Comment: Re:Quasi-audiophile here (Score 1) 450

by malzfreund (#35297732) Attached to: Apple in Talks to Improve Sound Quality of Music Downloads
Of course, 24/96 is standard. Even bedroomers produce at higher than 16/44.1. Thus, the issue mentioned in the parent is of no relevance. On the other hand, abuse of compression and dithering plugins during the mixdown (by bedroomers as well as professional mastering engineers!) is a very real issue.

Comment: Re:More missing. (Score 1) 225

by malzfreund (#33821854) Attached to: Game Prices — a Historical Perspective
A lot of wrong stuff here. First of all, EUR 30 in the mid-80s is equivalent to roughly EUR 55 today due to the effects of inflation (these are approximate numbers for countries like Germany and the Netherlands). Inflation was slightly higher in the US, so a larger increase in dollar prices was necessary over there to compensate producers for rising input prices. Second, I don't think MSX games are really representative for what OP is referring to. MSX was never really mainstream in the US and Europe. Third, production cost have risen tremendously, yes. But a good chunk of the cost of producing a video game is fixed. And since the market for video games has grown tremendously over the last three decades, those fixed cost are distributed over a much larger number of games sold, therefore facilitating lower video game prices (in real terms).
Businesses

Game Prices — a Historical Perspective 225

Posted by Soulskill
from the all-about-the-benjamins dept.
The Opposable Thumbs blog scrutinizes the common wisdom that video games are too expensive, or that they're more expensive than they were in the past. They found that while in some cases the sticker price has increased, it generally hasn't outpaced inflation, making 2010 a cheaper time to be a gamer than the '80s and '90s. Quoting: "... we tracked down a press release putting the suggested retail price of both Mario 64 and Pilotwings 64 at $69.99. [Hal Halpin, president of the Entertainment Consumer's Association] says that the N64 launch game pricing only tells you part of the story. 'Yes, some N64 games retailed for as high as $80, but it was also the high end of a 60 to 80 dollar range,' he told Ars. 'Retailers had more flexibility with pricing back then — though they've consistently maintained that the Suggested Retail Price was/is just a guide. Adjusted for inflation, we're generally paying less now than we have historically. But to be fair, DLC isn't factored in.' He also points out all the different ways that we can now access games: you can buy a game used, rent a game, or play certain online games for free. There are multiple ways to sell your old console games, and the competition in the market causes prices to fall quickly."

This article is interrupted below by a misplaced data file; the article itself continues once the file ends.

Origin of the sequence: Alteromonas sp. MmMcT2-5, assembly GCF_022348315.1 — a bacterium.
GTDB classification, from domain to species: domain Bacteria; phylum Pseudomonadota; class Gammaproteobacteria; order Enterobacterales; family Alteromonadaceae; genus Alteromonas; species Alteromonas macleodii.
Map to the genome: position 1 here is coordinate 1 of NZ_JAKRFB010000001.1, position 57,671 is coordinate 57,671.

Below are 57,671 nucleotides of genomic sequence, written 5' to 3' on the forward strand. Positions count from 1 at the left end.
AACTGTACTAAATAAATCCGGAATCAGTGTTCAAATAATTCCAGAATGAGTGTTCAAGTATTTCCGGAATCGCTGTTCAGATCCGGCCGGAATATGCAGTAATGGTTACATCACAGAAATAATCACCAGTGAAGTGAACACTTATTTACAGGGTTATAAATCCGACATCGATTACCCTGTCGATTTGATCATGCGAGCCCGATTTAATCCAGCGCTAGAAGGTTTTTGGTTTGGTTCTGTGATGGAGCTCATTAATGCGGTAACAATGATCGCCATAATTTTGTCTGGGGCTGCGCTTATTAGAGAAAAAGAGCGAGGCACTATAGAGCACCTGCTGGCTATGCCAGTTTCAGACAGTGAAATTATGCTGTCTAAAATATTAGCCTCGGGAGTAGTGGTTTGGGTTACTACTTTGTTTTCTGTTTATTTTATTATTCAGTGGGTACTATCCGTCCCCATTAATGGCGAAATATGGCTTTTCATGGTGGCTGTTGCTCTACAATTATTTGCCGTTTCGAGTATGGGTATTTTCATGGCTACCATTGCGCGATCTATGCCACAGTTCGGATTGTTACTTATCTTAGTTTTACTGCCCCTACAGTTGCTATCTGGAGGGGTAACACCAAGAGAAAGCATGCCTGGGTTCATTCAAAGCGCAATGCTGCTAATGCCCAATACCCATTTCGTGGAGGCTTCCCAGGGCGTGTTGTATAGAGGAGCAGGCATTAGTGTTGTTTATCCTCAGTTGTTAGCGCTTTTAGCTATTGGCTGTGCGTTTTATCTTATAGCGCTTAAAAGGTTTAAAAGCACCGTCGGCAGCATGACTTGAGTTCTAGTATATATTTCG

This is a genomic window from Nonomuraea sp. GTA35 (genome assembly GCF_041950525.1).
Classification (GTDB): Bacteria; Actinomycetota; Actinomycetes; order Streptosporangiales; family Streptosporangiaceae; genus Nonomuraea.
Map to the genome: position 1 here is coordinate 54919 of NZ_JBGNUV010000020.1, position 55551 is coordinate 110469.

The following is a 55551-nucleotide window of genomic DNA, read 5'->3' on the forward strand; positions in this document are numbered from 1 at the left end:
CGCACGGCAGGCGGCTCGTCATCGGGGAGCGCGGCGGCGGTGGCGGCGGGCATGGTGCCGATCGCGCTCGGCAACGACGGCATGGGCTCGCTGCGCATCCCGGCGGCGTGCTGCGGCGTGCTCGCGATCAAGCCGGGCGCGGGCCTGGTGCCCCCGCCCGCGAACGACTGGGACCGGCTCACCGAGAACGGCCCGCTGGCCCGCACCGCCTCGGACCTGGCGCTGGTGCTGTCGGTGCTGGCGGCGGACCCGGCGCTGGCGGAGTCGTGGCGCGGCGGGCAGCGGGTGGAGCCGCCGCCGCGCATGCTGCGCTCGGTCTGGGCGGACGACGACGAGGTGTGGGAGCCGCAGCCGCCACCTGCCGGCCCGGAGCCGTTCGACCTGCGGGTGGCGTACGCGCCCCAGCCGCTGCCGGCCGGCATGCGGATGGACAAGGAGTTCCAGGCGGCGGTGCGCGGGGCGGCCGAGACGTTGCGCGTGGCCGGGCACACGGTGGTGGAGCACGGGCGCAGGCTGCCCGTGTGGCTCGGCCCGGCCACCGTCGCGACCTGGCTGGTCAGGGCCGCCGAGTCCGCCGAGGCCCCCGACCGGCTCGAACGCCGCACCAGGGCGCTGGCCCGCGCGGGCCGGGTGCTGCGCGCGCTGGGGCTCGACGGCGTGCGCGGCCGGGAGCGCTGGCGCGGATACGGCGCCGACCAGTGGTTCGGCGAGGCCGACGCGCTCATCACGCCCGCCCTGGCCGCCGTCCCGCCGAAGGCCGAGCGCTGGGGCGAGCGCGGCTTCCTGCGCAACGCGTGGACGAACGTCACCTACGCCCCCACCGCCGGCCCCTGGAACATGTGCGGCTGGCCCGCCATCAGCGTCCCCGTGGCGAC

Image

Researchers Discover Irresistible Dance Moves 215

Posted by samzenpus
from the gene-gene-the-dancing-machine dept.
sciencehabit writes "To find out if certain dance moves are more attractive to women than others, researchers recruited a bunch of college guys and used motion-capture to create avatars of them dancing. When women watched the avatars (2 videos included in story), the men they found most attractive were those who kept their heads and torsos moving without flailing their arms and legs. The researchers say dancing is thus an honest signal to women of the man's strength and health, just as it is in crabs and hummingbirds, who also move in special ways to attract mates."

Comment: RLY? (Score 0, Flamebait) 516

by malzfreund (#33459684) Attached to: Video Appliance For a Large Library On a Network?
why the fuck is this question even accepted by /.? Do your research before submitting, there are dozens of solutions: HTPCs, a bunch of the latest Blu-Ray players and TVs, media streamers (a couple of which have been mentioned above), and 7th gen video consoles. hell, even some recently-announced tablets will be able to grab content from SMB (or DLNA) and output it to your screen via HDMI (gotta look closely, though, not all do 1080p)